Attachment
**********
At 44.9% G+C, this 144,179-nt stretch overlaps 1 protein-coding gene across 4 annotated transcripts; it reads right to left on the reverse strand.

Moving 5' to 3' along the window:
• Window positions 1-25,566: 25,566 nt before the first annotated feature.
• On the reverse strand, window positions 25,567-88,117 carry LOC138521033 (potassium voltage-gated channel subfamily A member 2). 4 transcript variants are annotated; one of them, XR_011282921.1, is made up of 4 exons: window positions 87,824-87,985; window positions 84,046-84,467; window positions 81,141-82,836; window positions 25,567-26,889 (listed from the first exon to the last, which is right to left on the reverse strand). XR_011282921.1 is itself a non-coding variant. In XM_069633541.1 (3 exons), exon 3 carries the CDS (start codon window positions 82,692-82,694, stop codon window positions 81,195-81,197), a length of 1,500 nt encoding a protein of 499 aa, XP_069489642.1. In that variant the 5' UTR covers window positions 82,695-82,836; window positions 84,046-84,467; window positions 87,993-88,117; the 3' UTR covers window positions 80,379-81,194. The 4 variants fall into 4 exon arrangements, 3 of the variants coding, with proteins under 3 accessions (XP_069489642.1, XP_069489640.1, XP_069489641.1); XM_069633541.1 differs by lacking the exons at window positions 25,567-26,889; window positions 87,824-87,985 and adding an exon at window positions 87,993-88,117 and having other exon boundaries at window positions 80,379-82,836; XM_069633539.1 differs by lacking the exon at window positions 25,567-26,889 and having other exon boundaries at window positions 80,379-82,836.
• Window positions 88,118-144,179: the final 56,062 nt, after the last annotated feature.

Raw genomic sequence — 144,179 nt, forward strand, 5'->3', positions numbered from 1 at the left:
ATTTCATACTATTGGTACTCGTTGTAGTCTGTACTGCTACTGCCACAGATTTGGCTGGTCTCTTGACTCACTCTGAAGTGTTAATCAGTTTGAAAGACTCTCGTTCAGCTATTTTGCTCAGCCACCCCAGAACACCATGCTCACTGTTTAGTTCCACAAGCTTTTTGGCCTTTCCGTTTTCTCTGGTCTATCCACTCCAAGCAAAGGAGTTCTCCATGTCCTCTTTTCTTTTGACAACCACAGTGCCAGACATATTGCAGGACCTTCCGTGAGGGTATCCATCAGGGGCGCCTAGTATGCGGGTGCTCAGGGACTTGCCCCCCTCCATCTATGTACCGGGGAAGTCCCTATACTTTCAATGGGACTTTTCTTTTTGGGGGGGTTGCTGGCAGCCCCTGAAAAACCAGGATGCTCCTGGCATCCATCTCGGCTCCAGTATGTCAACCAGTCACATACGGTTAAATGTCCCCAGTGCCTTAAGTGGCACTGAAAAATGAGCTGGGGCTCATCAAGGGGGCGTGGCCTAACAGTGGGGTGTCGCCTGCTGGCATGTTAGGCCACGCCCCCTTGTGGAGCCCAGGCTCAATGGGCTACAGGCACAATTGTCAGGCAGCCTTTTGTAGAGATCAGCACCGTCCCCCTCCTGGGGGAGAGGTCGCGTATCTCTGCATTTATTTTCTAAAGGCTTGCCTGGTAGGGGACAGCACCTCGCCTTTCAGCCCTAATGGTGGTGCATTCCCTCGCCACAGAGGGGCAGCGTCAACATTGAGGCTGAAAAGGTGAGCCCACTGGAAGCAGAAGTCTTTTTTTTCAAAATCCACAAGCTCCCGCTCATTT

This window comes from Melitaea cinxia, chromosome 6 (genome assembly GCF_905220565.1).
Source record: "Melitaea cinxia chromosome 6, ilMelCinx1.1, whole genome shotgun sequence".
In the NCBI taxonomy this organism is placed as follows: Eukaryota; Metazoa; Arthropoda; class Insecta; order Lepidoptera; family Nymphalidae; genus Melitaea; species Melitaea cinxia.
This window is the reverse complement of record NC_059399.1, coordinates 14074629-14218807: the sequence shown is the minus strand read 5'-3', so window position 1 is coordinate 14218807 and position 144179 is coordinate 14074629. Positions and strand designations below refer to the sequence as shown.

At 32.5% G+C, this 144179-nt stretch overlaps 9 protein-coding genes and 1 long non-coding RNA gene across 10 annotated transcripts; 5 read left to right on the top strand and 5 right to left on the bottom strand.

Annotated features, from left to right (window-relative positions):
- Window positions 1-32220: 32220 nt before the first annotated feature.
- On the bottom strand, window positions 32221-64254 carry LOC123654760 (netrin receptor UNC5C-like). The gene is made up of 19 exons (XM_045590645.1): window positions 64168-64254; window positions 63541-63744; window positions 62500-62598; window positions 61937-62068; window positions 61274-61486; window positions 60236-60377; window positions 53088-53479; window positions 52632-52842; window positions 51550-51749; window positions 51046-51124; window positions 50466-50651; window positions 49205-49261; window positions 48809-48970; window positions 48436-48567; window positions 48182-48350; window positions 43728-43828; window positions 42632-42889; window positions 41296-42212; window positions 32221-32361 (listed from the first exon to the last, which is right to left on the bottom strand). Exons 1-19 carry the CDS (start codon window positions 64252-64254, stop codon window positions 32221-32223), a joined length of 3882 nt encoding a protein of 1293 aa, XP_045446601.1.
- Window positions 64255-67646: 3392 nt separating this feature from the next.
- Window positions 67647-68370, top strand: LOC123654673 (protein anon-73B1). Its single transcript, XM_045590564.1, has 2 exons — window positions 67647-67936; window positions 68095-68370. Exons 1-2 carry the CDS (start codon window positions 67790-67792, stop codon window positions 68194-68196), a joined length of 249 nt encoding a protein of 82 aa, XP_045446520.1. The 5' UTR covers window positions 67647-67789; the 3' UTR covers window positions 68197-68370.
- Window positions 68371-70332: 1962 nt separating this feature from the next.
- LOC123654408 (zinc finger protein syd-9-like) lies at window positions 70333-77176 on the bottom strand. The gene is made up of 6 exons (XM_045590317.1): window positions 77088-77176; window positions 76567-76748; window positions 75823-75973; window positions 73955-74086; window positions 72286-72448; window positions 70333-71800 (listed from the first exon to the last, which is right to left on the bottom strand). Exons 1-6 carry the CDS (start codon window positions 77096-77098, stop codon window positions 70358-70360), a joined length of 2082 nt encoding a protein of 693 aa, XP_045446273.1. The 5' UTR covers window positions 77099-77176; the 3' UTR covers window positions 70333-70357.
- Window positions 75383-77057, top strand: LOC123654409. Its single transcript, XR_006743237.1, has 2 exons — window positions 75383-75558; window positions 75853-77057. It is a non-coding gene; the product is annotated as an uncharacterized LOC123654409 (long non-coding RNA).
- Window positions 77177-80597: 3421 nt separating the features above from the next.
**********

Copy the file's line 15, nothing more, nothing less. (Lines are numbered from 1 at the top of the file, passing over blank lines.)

- On the bottom strand, window positions 32221-64254 carry LOC123654760 (netrin receptor UNC5C-like). The gene is made up of 19 exons (XM_045590645.1): window positions 64168-64254; window positions 63541-63744; window positions 62500-62598; window positions 61937-62068; window positions 61274-61486; window positions 60236-60377; window positions 53088-53479; window positions 52632-52842; window positions 51550-51749; window positions 51046-51124; window positions 50466-50651; window positions 49205-49261; window positions 48809-48970; window positions 48436-48567; window positions 48182-48350; window positions 43728-43828; window positions 42632-42889; window positions 41296-42212; window positions 32221-32361 (listed from the first exon to the last, which is right to left on the bottom strand). Exons 1-19 carry the CDS (start codon window positions 64252-64254, stop codon window positions 32221-32223), a joined length of 3882 nt encoding a protein of 1293 aa, XP_045446601.1.